The lack of an ideal candidate to replace Louis van Gaal as the Manchester United manager is the main reason his offer of resignation on Saturday was pushed away by Ed Woodward, the executive vice-chairman.
Put it this way: if Pep Guardiola was available, Van Gaal would not have been asked to go and discuss his future with friends and family before reconvening with Woodward on Tuesday following a two-day break in the Netherlands.
The reluctance to change managers in mid-season is because Woodward is assessing who could come in and has decided he would rather wait until summer if a change is required.
The X factor here is results. If Van Gaal remains and United are knocked out of the FA Cup by Derby County in Friday’s fourth-round tie at Pride Park, Woodward’s hand may be forced. The same outcome is true of next Tuesday’s visit of Stoke City to Old Trafford.
Woodward’s request to Van Gaal to reconsider is enlightening regarding how he views José Mourinho. He was rejected by United when Sir Alex Ferguson stepped down in May 2013 and ignored when Van Gaal might have been sacked at Christmas. If Mourinho is really the genius-manager-in-waiting, Woodward would surely have agreed on Saturday that enough is enough.
Instead, despite United falling five points behind Tottenham Hotspur in the tussle for the final Champions League berth and the side’s continuing turgid displays, Woodward persuaded the 64-year-old to think again.
Mourinho may yet become the next manager if Woodward can be convinced his penchant for rowing with the media and creating internal divisions are worth the silverware he guarantees. But it is this doubt over the Portuguese’s divisive nature that is preventing Woodward calling Jorge Mendes to ask the agent how much Mourinho wants to become United’s No1.
This is why reports that claimed Mourinho wrote a six-page letter to United to explain he is keen to change his style resonated. While it was vehemently denied by Mendes and branded bizarre by one senior United executive, Mourinho is smart enough to know what is preventing him being appointed and what is required to change it.
It is some show of strength from Woodward, who heard the boos directed at Van Gaal at the end of United’s 1-0 defeat by Southampton and is desperate to get it right, given the Dutchman’s predecessor, David Moyes, also failed.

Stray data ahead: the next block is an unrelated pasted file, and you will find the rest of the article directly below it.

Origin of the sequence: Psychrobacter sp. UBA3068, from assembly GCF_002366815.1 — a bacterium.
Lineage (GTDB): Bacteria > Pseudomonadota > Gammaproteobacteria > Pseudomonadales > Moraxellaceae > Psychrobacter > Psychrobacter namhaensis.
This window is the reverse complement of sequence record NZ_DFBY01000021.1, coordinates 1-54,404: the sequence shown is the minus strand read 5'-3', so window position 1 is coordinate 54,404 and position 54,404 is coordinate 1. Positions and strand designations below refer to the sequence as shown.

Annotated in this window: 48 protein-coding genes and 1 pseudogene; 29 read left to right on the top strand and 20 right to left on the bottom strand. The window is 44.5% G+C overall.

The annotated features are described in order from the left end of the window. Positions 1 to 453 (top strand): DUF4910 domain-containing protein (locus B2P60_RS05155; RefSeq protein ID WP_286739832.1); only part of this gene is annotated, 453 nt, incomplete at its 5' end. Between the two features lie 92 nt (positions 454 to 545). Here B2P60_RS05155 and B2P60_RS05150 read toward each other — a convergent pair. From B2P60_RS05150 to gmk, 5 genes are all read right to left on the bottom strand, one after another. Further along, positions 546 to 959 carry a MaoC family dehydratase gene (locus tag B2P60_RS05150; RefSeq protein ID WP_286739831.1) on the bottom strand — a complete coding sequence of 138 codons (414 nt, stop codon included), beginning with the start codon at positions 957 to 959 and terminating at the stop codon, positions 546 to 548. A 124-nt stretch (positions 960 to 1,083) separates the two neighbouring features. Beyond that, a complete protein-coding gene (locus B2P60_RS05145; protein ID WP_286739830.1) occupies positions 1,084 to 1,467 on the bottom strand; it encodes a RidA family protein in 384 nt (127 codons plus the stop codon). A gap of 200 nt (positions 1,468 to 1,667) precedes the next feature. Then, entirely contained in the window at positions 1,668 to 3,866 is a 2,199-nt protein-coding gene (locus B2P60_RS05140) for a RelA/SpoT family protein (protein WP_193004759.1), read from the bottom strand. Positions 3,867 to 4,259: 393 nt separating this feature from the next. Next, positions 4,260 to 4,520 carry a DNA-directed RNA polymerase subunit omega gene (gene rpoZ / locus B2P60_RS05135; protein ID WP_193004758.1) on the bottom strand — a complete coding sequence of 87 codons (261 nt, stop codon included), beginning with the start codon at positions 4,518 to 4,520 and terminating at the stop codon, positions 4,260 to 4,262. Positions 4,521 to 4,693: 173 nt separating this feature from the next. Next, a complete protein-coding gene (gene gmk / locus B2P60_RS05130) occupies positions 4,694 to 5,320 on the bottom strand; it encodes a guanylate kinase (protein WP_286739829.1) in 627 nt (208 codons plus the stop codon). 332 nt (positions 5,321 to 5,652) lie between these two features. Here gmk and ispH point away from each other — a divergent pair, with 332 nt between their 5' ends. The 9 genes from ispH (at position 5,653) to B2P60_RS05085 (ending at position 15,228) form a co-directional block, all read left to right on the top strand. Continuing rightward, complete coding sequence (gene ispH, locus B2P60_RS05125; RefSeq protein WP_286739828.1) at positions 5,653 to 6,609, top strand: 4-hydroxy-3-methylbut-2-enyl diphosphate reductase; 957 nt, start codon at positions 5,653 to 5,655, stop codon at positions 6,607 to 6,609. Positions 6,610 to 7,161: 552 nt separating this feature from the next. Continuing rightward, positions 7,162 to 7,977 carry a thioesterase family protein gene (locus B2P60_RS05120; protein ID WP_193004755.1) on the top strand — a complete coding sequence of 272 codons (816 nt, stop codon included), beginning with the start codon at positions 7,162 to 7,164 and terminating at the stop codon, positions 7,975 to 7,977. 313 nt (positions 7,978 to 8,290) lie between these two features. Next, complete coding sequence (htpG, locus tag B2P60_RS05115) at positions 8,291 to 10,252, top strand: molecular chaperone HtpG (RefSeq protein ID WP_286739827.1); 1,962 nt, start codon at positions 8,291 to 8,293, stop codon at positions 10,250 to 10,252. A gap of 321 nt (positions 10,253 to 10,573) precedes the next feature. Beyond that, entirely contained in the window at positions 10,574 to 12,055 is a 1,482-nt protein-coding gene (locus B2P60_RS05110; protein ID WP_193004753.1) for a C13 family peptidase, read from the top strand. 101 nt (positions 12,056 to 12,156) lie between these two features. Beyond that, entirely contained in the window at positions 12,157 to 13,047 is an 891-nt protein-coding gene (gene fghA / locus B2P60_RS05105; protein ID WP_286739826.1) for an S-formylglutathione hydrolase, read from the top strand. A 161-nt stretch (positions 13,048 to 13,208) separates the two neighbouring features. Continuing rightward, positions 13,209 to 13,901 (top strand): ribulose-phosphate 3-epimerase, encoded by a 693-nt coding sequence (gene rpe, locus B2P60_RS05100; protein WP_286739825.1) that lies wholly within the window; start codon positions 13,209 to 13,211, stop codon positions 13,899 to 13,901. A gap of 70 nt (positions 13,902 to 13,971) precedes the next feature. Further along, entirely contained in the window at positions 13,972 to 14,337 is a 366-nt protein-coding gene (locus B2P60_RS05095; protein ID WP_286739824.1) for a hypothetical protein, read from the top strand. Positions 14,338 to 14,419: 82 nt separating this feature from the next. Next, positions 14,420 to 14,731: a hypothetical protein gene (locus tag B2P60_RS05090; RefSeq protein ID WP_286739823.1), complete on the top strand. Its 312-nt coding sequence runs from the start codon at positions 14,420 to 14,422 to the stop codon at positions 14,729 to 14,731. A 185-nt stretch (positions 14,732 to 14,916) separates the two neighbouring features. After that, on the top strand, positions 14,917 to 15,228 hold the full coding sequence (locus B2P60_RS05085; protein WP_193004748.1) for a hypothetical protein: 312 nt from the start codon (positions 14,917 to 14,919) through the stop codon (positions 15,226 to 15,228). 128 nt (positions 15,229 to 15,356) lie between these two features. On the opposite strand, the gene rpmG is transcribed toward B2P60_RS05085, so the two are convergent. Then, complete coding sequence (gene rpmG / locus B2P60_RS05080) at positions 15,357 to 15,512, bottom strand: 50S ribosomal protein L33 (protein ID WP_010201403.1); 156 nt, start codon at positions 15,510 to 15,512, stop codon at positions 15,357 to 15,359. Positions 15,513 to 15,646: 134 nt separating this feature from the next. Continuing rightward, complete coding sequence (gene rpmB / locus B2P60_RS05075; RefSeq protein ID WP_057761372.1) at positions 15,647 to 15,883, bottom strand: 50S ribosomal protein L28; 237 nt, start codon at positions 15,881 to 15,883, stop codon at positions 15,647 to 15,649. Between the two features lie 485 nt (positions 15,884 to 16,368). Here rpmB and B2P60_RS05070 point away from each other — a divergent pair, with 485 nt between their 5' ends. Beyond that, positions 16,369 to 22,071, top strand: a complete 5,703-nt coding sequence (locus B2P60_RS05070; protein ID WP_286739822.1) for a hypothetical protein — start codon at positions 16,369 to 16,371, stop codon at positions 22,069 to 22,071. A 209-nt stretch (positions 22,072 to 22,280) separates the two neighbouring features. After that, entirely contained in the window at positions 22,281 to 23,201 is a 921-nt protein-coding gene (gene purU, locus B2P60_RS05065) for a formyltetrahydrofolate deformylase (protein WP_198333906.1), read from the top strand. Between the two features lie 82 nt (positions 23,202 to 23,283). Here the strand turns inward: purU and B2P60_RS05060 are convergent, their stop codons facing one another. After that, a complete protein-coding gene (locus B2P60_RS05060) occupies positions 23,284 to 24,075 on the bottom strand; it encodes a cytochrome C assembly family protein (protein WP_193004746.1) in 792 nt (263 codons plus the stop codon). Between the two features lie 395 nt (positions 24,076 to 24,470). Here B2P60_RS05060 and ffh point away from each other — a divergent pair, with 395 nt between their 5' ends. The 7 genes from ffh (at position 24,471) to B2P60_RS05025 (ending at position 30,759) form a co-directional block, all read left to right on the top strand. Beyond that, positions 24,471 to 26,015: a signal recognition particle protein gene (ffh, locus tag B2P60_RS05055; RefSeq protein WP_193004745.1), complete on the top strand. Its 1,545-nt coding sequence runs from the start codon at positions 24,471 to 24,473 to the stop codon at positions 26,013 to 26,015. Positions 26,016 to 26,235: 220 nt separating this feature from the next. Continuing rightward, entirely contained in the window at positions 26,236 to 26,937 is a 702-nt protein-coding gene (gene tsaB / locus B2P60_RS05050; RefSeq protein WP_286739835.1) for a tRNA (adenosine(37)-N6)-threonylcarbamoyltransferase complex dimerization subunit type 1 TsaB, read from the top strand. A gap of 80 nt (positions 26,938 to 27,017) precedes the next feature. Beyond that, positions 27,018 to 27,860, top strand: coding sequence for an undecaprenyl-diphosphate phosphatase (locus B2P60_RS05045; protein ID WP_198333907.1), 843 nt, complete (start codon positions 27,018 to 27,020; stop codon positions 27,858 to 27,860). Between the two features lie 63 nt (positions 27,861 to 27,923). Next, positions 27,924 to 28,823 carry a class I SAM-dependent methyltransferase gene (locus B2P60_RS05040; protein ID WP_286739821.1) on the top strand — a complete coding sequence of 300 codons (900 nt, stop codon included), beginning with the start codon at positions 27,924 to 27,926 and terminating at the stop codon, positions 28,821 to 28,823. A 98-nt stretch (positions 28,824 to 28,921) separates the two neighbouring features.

Woodward deserves credit for not rushing into the Special One’s arms. Even if he were to be given the post, Woodward’s power-play means Mourinho would walk into Old Trafford knowing he cannot run United as his own fiefdom, as he has at other clubs.
Under Van Gaal Old Trafford has witnessed a staggering 11 consecutive goalless first halves this season. There have been only 11 victories in the last 29 Premier League games. The club was knocked out of the Champions League at the group stage. The number of shots on target at home is the lowest of all 92 clubs in the pyramid. And, the winless final month of 2015 made it the poorest December in the club’s 138-year history.
All of this points to stagnation and a moribund atmosphere is enveloping the club. Yet Woodward still examines the alternatives beyond Mourinho and deliberates over who can succeed Van Gaal.
If Woodward is unwilling to appoint an overseas manager untried in the Premier League, such as Marcelo Bielsa or his Argentinan compatriot Jorge Sampaoli, who took Chile to their first Copa América triumph last summer, he has two intriguing options closer to home. Ryan Giggs and Gary Neville would also constitute a gamble but would instantly lift the club and delight most United fans.
Giggs is the No2 and a club legend. Neville is Valencia’s coach, Roy Hodgson’s assistant coach with England, a respected former pundit and is also high on the list of the finest defenders to have worn a United shirt.
Yet a blend of Giggs’s inexperience, Neville’s slow start in Spain and Woodward’s coolness towards the Class of 92 forming a power base at the club, for the moment at least, puts question marks against both men.
Giggs is apparently being groomed for the No1 role and Van Gaal states he will be the next manager. But if so, why has he not been appointed? If Woodward is forced to appoint a manager mid-season, Giggs may be given the job on an interim basis as there is no sense that Woodward wants him on a permanent one.
Neville is yet to lead Valencia to victory in La Liga and his record of three wins, three defeats and six draws in all competitions hardly makes an irresistible case for Woodward to turn to him.
Of other targets for Woodward, across town Manuel Pellegrini will be available in the summer if Guardiola arrives at Manchester City as expected. The Chilean certainly adores the attacking football United demand but could the faithful stomach a man who would be characterised by some as a City reject?
When Van Gaal was appointed two years ago he was deemed the right man for United’s situation. Given the paucity of options, he may stumble on as the only man Woodward feels he can trust. It would seem an odd way for a club of United’s stature to move on